Flynn skillfully handles sociopathy, having her sociopathic character expound, as well as showing how others perceive or misperceive the sociopath. It’s claimed that somewhere around four percent of the U.S. population is sociopathic. Not all, or even a fraction of, sociopaths are psychopaths, and they are nearly impossible, by their very nature, to spot. One trait, however, can give them away; that is, the compulsion to escalate their behavior, something Flynn expertly illustrates.

If you prefer, try the film version starring Ben Affleck and Rosamund Pike. And if you prefer your romance even more dysfunctional and just plain psychotic, watch Fatal Attraction starring Close and Michael Douglas again, or for the first time if it’s new to you. w/c



Richard + Bobby, Kisses, Alyce

Richard + Bobby,
Kisses, Alyce

Chapter 12: CRANBURY, NEW JERSEY  (Part 8, and 9)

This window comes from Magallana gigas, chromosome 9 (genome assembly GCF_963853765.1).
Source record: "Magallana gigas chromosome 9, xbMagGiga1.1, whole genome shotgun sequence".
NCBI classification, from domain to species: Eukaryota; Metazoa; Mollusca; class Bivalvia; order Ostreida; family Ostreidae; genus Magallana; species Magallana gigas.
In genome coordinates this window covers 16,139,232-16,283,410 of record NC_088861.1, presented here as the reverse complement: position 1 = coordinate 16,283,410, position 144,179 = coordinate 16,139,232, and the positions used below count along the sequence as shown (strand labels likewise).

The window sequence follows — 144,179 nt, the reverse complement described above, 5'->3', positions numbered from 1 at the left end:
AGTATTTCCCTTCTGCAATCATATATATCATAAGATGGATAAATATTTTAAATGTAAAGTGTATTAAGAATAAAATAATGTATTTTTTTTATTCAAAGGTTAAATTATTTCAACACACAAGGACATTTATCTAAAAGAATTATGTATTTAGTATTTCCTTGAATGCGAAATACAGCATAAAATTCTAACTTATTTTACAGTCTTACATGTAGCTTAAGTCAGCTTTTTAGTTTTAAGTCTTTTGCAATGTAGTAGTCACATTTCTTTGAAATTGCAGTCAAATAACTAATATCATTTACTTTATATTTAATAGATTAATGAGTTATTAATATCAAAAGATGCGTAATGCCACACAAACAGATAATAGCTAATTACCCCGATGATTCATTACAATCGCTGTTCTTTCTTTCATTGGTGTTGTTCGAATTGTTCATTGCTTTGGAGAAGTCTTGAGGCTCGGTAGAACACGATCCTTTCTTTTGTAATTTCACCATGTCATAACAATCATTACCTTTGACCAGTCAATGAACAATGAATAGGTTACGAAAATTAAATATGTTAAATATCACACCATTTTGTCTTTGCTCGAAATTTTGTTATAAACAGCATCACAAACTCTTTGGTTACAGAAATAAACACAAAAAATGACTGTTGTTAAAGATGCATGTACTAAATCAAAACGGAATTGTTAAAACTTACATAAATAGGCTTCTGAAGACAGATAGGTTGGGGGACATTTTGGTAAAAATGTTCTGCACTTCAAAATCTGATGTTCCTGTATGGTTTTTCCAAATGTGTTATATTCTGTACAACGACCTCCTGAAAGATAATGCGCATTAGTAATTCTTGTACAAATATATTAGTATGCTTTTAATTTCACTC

I’m finished. I’ve been around the track twelve times, getting closer to my goal. I drag off the cinders, over to my backpack containing a jacket, a towel, and what I crave, the bottle of water. I gulp down half the contents and find myself breathing harder than when I was circling the track. The Peddie boys jog by as I’m wiping my mouth with my arm. The laggard smiles at me. Maybe he’s been smiling round and round the track. Maybe smiling is his natural state. I don’t acknowledge him. I remove my towel from the backpack and drop in the bottle. I give myself a quick wipe, face and arms. I shoulder the pack and head for my car. I toss a glance back and see the Peddie boy has been following me with his eyes and has fallen further behind his partner. He smiles again and I turn away quickly and climb into my car. But I can’t extinguish the smile.